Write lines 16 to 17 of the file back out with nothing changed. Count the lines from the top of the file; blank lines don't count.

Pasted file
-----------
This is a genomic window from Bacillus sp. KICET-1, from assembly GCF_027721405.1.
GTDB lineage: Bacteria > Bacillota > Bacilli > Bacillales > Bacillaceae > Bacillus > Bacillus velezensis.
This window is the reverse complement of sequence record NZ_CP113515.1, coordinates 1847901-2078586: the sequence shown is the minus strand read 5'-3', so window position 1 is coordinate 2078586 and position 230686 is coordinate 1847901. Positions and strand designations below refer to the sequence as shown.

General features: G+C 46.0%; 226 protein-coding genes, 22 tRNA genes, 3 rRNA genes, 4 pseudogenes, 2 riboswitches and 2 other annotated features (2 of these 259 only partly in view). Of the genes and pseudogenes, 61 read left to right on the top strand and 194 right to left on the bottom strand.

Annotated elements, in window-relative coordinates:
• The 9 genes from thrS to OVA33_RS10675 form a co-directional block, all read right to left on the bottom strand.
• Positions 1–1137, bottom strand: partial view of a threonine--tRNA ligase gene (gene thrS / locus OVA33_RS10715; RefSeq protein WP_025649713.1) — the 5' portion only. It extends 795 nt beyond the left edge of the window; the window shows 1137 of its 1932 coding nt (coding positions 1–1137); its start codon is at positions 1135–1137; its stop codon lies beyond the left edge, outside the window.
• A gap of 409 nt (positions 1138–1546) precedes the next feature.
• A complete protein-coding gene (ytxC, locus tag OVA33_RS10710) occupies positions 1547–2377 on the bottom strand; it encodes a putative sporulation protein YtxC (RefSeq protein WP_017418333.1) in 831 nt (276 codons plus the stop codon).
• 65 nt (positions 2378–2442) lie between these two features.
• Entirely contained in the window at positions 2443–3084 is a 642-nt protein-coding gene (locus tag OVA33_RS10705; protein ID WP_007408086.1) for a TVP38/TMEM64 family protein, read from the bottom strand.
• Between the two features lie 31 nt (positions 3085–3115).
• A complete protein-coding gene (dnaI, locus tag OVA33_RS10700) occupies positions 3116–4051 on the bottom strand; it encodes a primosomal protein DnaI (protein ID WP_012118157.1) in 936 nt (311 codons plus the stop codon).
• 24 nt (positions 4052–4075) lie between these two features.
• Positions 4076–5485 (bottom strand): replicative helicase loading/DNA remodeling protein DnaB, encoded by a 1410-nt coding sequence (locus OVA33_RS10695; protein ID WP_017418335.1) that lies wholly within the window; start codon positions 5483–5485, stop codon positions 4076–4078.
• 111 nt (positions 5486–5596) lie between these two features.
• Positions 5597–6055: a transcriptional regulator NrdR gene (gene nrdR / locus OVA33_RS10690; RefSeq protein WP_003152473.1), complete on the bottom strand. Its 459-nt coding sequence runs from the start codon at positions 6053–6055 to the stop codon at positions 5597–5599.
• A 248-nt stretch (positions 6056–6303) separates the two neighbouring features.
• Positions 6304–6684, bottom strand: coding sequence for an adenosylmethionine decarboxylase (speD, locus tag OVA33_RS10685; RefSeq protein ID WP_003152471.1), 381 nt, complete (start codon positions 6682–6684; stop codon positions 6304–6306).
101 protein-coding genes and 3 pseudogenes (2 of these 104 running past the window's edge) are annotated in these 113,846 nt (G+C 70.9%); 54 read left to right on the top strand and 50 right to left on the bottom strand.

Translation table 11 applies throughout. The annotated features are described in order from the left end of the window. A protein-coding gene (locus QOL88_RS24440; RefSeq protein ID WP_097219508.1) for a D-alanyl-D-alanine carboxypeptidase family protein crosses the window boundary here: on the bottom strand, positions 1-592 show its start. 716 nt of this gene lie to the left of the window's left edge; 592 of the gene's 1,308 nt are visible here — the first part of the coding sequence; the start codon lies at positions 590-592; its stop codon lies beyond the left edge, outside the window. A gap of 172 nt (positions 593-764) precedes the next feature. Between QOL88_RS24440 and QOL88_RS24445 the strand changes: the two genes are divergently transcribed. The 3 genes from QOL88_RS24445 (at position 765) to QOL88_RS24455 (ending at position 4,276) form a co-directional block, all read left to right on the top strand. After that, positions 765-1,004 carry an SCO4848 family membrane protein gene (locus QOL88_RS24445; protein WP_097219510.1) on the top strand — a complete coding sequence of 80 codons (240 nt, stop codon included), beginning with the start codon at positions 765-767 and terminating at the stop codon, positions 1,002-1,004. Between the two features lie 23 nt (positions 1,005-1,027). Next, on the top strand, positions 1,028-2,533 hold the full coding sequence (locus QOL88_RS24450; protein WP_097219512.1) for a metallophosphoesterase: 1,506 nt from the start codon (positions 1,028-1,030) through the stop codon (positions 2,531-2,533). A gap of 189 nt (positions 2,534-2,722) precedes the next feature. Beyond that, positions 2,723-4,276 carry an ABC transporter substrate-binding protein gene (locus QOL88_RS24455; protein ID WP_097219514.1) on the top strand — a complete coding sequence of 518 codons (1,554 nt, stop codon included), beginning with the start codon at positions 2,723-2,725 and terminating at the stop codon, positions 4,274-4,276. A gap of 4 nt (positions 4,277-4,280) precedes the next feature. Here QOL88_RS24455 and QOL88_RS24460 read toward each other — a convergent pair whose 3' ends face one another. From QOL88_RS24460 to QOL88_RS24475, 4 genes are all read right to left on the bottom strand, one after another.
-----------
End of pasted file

• 111 nt (positions 5486–5596) lie between these two features.
• Positions 5597–6055: a transcriptional regulator NrdR gene (gene nrdR / locus OVA33_RS10690; RefSeq protein WP_003152473.1), complete on the bottom strand. Its 459-nt coding sequence runs from the start codon at positions 6053–6055 to the stop codon at positions 5597–5599.